Many people, myself included, have multiple areas of life they would like to improve. For example, I would like to get better at programming, cinematography, eating healthy, and working out at home more. Those are just a few areas I can think of that I want to improve and you probably have a long list as well.
No matter how committed to our goals we are, our natural tendency is to revert back to old habits at some point. Making a permanent lifestyle change is really difficult.
Recently, I’ve come across a few research studies that (just maybe) will make these difficult lifestyle changes a little bit easier. As you’ll see, however, the approach to mastering many areas of life is somewhat counterintuitive.
If you want to master multiple habits and stick to them for good, then you need to figure out how to be consistent. How can you do that?
Well, here is one of the most robust findings from psychology research on how to actually follow through on your goals:
Research has shown that you are 2X to 3X more likely to stick with your habits if you make a specific plan for when, where, and how you will perform the behavior. In one study, scientists asked people to fill out this sentence: “During the next week, I will partake in at least 20 minutes of vigorous exercise on [DAY] at [TIME OF DAY] at/in [PLACE].
Compared to a control group, people who filled out this sentence were up to 3X more likely to act on their statement. Psychologists call these specific plans “implementation intentions” because they state when, where, and how you intend to implement a particular behavior.
This finding is well proven and has been repeated in hundreds of studies across a broad range of areas. For example, implementation intentions have been found to increase the odds that people will start exercising, begin recycling, stick with studying, and even stop smoking.
However, follow-up research has discovered implementation intentions only work when you focus on one thing at a time. In fact, researchers found that people who tried to accomplish multiple goals were less committed and less likely to succeed than those who focused on a single goal.
This is important, so let me repeat: developing a specific plan for when, where, and how you will stick to a new habit will dramatically increase the odds that you will actually follow through, but only if you focus on one thing.
Here is another science-based reason to focus on one thing at a time:
When you begin practicing a new habit, it requires a lot of conscious effort to remember to do it. After awhile, however, the pattern of behavior becomes easier. Eventually, your new habit becomes a normal routine and the process is more or less mindless and automatic.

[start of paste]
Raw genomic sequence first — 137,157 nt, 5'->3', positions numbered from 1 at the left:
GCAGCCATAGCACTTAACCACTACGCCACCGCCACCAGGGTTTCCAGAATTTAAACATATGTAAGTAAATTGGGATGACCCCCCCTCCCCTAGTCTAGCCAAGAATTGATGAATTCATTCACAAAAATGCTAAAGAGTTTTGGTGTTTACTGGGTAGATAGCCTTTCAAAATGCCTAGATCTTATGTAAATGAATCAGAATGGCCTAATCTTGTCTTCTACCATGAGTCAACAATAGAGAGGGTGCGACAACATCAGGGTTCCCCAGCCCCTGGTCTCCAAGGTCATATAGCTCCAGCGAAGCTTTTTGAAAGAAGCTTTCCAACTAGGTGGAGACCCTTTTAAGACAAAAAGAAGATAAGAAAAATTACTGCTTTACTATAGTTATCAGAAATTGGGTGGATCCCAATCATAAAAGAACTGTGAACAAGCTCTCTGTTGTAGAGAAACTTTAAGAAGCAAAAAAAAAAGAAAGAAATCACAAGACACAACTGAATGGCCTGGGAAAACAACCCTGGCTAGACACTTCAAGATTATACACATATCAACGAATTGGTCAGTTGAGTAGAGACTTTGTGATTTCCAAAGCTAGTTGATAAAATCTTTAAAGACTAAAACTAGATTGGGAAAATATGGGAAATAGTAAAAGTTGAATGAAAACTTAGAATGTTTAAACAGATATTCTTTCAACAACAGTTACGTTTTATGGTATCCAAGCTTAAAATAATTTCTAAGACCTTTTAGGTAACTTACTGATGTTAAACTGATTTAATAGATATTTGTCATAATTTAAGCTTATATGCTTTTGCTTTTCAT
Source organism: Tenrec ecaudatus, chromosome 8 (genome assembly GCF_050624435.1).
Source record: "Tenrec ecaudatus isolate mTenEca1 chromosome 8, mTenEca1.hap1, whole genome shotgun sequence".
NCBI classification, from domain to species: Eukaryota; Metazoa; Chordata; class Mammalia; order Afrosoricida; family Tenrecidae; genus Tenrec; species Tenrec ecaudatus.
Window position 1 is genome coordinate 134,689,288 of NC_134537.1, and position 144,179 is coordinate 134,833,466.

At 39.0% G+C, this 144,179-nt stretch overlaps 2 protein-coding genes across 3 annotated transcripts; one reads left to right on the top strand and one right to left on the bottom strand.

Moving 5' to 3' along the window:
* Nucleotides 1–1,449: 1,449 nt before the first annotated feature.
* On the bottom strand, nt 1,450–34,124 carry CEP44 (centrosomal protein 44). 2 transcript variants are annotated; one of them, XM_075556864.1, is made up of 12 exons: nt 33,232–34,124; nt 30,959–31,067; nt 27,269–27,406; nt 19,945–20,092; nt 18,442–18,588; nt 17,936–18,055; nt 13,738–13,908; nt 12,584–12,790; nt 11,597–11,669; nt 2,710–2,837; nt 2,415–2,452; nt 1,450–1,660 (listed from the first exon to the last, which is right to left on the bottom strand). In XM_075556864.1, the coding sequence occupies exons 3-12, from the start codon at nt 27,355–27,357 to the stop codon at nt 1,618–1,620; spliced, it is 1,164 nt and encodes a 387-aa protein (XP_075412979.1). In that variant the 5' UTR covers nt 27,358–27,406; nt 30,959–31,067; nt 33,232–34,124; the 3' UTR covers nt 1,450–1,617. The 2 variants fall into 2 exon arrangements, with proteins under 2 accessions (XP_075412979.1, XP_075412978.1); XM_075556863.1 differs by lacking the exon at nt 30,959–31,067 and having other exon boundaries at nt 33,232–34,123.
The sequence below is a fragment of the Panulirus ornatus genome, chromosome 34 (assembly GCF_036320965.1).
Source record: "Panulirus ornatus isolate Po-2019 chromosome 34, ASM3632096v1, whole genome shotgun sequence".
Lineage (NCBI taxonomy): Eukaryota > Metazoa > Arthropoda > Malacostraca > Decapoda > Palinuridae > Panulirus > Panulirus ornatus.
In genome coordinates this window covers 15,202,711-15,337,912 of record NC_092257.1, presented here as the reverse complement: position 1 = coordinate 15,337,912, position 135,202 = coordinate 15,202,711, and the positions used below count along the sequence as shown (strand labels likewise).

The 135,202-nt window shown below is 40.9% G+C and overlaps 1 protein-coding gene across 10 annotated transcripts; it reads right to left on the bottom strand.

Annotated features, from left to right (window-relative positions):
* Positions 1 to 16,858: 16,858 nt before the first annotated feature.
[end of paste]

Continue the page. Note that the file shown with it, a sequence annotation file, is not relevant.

Researchers have a fancy term for this process called “automaticity”. Automaticity is the ability to perform a behavior without thinking about each step, which allows the pattern to become automatic and habitual.
But here’s the thing: automaticity only occurs as the result of lots of repetition and practice. The more reps you put in, the more automatic a behavior becomes.
The chart below shows how long it takes for people to make a habit out of taking a 10-minute walk after breakfast. In the beginning, the degree of automaticity is very low. After 30 days, the habit is becoming fairly routine. After 60 days, the process is about as automatic as it can become.
The most important thing to notes is that there is some “tipping point” at which new habits become more or less automatic. The time it takes to build a habit depends on many factors including how difficult the habit is, what your environment is like, and your genetics.
That said, the study cited above found the average habit takes about 66 days to become automatic. Although that number can’t be for certain, it’s reasonable to say that most habits will take a few months to build.
Alright, let’s review what I have suggested so far and figure out some practical takeaways.
Now here’s the punchline to this article:
The counterintuitive insight from this research is that the best way to change your entire life is by not changing your entire life. Instead, it is best to focus on one specific habit, work until you master it, and make it an automatic part of your daily life. Then, repeat the process for the next habit.
The way to master more things in the long-run is to simply focus on one thing right now.
In an effort to practice my writing and develop the habit, I copy articles from my favorite writers. I am not trying to take credit for, or reproduce this article as my own. Copying helps me hear their voice and understand their thought process, so I can improve my own. This practice was recommended by Mathew Encina, Creative Director for The Futur, after he copied 200+ articles from Seth Godin's blog.
This article was originally published by James Clear.